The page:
Tuesday, May 10, 2011


"At Microsoft there are lots of brilliant ideas but the image is that they all come from the top - I'm afraid that's not quite right."
-Bill Gates

Microsoft bought Skype, the free internet-based voice and video communications platform. Skype is bundled for free on all Windows 7 systems, and Microsoft has been looking to acquire the business for a while now.

I don't particularly like this news. Its great that Skype got more than 8 billion dollars for their free service, something that never ceases to astonish me (where's the earnings to make up that eight billion dollars?). I don't blame Skype, if someone offered me eight billion for Word Around the Net I'd ask them where to sign.

The problem is a lot of times when big businesses take over something, it suffers. I can't help but think of Web ring, the terrific system of connecting various related websites on the internet. You could click on it for a list, or just jump to a random next site on the ring. Yahoo bought it, and destroyed it. Nobody uses netring any more. Yahoo killed it by requiring anyone who used Netring to sign an electronic contract saying everything which went on a website linked through the system belonged to Yahoo.

Strangely, nobody wanted any part of giving their work to Yahoo for free, so they just dumped the program. The way search engines work now, Netring isn't as useful as it once was, but it still would have been handy.

Microsoft's acquisitions tend to do better, Hotmail hasn't suffered under Microsoft's management for example. The thing I'm concerned with is that Microsoft tends to overengineer things. Hotmail was just a simple little program to send email over the internet, now it has all kinds of extra crap attached to it I never use, and its slower than it ever was before Microsoft bought it.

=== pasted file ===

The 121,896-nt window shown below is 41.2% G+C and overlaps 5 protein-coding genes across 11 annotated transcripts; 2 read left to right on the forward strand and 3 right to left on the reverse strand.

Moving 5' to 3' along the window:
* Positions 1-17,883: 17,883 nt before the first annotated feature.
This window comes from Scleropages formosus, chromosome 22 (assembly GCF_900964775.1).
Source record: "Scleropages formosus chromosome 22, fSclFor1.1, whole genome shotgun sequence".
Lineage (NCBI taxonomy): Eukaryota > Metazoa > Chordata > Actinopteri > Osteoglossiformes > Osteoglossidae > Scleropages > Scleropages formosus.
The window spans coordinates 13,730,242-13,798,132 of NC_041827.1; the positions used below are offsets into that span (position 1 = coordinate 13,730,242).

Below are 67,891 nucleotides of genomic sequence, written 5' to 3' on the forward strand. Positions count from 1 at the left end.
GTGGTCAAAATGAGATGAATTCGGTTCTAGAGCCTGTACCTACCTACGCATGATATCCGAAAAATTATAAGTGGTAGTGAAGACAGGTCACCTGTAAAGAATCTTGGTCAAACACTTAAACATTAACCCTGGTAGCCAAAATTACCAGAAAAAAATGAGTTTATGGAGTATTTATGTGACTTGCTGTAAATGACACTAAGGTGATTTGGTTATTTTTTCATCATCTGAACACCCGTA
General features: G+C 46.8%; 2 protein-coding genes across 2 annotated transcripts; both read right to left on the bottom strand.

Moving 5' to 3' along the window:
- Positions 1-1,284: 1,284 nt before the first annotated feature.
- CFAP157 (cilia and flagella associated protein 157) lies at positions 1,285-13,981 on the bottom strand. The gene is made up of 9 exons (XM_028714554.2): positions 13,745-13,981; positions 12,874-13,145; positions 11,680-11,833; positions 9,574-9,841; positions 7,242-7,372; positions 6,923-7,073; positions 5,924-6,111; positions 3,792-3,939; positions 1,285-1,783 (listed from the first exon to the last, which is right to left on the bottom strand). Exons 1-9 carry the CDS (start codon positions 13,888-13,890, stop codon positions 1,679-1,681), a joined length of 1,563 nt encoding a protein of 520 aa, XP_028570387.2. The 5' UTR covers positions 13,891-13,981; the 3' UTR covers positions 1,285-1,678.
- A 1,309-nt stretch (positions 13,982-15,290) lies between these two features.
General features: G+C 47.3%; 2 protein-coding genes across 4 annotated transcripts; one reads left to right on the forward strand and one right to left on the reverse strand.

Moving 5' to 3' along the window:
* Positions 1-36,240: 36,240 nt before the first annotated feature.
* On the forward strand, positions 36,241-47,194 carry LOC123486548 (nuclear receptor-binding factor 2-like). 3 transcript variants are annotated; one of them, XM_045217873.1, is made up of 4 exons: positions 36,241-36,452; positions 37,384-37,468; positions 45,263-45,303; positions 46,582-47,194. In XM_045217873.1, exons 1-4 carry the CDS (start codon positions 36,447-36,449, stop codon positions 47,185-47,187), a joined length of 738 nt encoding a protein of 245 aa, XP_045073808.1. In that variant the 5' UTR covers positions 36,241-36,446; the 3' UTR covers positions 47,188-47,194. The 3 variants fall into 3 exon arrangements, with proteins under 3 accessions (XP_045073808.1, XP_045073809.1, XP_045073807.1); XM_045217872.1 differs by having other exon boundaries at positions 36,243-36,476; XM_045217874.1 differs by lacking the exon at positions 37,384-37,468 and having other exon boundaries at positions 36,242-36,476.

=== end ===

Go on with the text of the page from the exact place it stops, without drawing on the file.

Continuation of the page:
I just like businesses better when they are their own creature rather than one more part of a huge soulless corporation. When an internet business is somebody's baby I kind of like the idea, and want to help them out. When it becomes part of Bill Gates or Steve Jobs' massive multimedia empire, suddenly the romance goes away and I become suspicious.

I also tend to be more forgiving of a little company than a gargantuan one. If Skype was down I figured "well its free." If Microsoft owns Skype and it goes down, my attitude will be a bit less charitable.

That's probably unfair, after all I blog on Google's blogspot on a system with Microsoft's Windows, using Google's search engine (usually through Startpage) so I'm not entirely consistent on the issue. I just like the idea of small businesses started by some Joe doing well and patronizing them when I can.

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